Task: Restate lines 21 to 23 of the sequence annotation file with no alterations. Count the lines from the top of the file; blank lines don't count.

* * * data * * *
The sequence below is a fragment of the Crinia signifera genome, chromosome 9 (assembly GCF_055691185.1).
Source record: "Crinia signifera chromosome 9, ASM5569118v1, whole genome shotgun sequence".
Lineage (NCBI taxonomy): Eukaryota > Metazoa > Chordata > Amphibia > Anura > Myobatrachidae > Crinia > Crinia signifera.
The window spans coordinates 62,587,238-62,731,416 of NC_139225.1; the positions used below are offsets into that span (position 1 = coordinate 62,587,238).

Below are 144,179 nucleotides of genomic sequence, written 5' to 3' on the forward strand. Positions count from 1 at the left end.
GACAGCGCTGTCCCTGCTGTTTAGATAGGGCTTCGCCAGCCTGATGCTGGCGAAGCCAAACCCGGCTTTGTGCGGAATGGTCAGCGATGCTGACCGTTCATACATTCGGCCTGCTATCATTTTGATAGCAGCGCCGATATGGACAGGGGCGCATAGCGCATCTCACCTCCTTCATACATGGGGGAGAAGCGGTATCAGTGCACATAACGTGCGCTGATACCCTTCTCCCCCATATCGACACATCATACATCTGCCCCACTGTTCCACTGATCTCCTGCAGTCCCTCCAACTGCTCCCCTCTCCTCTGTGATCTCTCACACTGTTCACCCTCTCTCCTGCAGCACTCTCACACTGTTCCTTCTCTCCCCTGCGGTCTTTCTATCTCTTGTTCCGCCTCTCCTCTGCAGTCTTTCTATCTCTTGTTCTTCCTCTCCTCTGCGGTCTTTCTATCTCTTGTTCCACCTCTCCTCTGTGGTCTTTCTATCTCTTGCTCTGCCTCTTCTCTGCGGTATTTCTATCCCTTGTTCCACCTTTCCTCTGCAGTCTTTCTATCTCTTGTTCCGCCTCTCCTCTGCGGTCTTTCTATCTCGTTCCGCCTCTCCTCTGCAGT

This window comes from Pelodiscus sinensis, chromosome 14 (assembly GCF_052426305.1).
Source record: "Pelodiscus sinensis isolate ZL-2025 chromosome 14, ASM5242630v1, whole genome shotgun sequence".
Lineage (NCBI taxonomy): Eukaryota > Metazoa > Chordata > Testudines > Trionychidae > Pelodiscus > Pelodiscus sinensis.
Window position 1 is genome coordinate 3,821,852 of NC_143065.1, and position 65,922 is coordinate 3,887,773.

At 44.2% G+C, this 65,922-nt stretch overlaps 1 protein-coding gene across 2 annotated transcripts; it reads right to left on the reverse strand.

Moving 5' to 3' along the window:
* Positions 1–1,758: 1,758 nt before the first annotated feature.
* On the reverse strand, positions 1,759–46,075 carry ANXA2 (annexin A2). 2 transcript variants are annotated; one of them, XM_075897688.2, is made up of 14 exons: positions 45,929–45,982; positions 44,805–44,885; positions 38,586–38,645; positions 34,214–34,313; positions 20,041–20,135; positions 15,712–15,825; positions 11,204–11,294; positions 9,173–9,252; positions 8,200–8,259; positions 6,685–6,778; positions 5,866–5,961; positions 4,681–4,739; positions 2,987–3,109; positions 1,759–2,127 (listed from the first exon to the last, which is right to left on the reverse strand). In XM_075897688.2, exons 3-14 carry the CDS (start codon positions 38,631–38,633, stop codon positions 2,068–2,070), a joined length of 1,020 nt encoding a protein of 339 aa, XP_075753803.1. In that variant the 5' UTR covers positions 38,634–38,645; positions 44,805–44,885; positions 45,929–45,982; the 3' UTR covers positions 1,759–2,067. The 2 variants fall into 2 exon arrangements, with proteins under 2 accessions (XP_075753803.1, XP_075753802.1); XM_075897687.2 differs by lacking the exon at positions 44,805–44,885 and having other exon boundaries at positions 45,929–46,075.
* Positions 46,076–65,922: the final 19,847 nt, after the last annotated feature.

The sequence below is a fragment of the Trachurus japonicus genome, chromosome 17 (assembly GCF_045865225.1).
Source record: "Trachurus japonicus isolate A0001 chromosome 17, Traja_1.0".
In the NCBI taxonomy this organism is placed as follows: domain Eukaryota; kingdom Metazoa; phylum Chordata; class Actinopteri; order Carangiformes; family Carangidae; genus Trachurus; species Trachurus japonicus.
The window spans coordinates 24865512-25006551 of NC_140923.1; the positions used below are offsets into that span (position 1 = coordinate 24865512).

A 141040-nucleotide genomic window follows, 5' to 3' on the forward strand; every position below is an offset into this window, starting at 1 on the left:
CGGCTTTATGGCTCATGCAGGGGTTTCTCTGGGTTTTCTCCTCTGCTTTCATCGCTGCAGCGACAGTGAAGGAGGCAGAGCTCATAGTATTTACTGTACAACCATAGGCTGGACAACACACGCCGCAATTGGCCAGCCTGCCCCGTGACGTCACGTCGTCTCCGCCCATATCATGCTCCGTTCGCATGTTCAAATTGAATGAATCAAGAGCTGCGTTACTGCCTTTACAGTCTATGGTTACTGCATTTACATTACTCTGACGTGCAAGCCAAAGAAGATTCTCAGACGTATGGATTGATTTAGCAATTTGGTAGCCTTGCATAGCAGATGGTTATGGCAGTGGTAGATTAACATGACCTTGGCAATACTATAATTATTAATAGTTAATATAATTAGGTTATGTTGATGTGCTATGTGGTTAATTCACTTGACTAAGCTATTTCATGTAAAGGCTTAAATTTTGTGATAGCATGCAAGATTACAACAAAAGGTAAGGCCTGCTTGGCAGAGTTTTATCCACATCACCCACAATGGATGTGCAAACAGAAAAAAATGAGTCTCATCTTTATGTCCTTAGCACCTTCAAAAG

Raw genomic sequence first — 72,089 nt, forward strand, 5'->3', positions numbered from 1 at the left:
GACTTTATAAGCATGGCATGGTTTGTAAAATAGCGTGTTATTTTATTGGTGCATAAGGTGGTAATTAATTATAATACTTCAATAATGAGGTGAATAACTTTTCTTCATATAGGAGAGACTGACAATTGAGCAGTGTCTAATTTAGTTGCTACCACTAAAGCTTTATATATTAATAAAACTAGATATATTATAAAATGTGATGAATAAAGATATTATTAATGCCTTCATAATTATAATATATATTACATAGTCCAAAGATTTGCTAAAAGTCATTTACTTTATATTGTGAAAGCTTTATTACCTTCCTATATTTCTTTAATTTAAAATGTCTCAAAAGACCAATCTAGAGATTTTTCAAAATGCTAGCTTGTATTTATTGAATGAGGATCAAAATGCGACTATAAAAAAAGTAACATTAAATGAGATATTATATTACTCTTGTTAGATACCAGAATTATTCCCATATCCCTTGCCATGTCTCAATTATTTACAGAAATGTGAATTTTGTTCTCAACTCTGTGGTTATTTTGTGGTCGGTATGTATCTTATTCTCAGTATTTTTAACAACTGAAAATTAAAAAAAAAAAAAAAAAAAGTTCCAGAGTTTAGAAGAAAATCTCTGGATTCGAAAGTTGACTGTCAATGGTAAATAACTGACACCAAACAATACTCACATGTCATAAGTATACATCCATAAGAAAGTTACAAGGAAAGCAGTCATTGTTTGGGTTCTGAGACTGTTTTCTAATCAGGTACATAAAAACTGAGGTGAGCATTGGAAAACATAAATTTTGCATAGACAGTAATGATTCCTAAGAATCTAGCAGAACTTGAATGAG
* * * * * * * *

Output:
CGGCTTTATGGCTCATGCAGGGGTTTCTCTGGGTTTTCTCCTCTGCTTTCATCGCTGCAGCGACAGTGAAGGAGGCAGAGCTCATAGTATTTACTGTACAACCATAGGCTGGACAACACACGCCGCAATTGGCCAGCCTGCCCCGTGACGTCACGTCGTCTCCGCCCATATCATGCTCCGTTCGCATGTTCAAATTGAATGAATCAAGAGCTGCGTTACTGCCTTTACAGTCTATGGTTACTGCATTTACATTACTCTGACGTGCAAGCCAAAGAAGATTCTCAGACGTATGGATTGATTTAGCAATTTGGTAGCCTTGCATAGCAGATGGTTATGGCAGTGGTAGATTAACATGACCTTGGCAATACTATAATTATTAATAGTTAATATAATTAGGTTATGTTGATGTGCTATGTGGTTAATTCACTTGACTAAGCTATTTCATGTAAAGGCTTAAATTTTGTGATAGCATGCAAGATTACAACAAAAGGTAAGGCCTGCTTGGCAGAGTTTTATCCACATCACCCACAATGGATGTGCAAACAGAAAAAAATGAGTCTCATCTTTATGTCCTTAGCACCTTCAAAAG

Raw genomic sequence first — 72,089 nt, forward strand, 5'->3', positions numbered from 1 at the left:
GACTTTATAAGCATGGCATGGTTTGTAAAATAGCGTGTTATTTTATTGGTGCATAAGGTGGTAATTAATTATAATACTTCAATAATGAGGTGAATAACTTTTCTTCATATAGGAGAGACTGACAATTGAGCAGTGTCTAATTTAGTTGCTACCACTAAAGCTTTATATATTAATAAAACTAGATATATTATAAAATGTGATGAATAAAGATATTATTAATGCCTTCATAATTATAATATATATTACATAGTCCAAAGATTTGCTAAAAGTCATTTACTTTATATTGTGAAAGCTTTATTACCTTCCTATATTTCTTTAATTTAAAATGTCTCAAAAGACCAATCTAGAGATTTTTCAAAATGCTAGCTTGTATTTATTGAATGAGGATCAAAATGCGACTATAAAAAAAGTAACATTAAATGAGATATTATATTACTCTTGTTAGATACCAGAATTATTCCCATATCCCTTGCCATGTCTCAATTATTTACAGAAATGTGAATTTTGTTCTCAACTCTGTGGTTATTTTGTGGTCGGTATGTATCTTATTCTCAGTATTTTTAACAACTGAAAATTAAAAAAAAAAAAAAAAAAAGTTCCAGAGTTTAGAAGAAAATCTCTGGATTCGAAAGTTGACTGTCAATGGTAAATAACTGACACCAAACAATACTCACATGTCATAAGTATACATCCATAAGAAAGTTACAAGGAAAGCAGTCATTGTTTGGGTTCTGAGACTGTTTTCTAATCAGGTACATAAAAACTGAGGTGAGCATTGGAAAACATAAATTTTGCATAGACAGTAATGATTCCTAAGAATCTAGCAGAACTTGAATGAG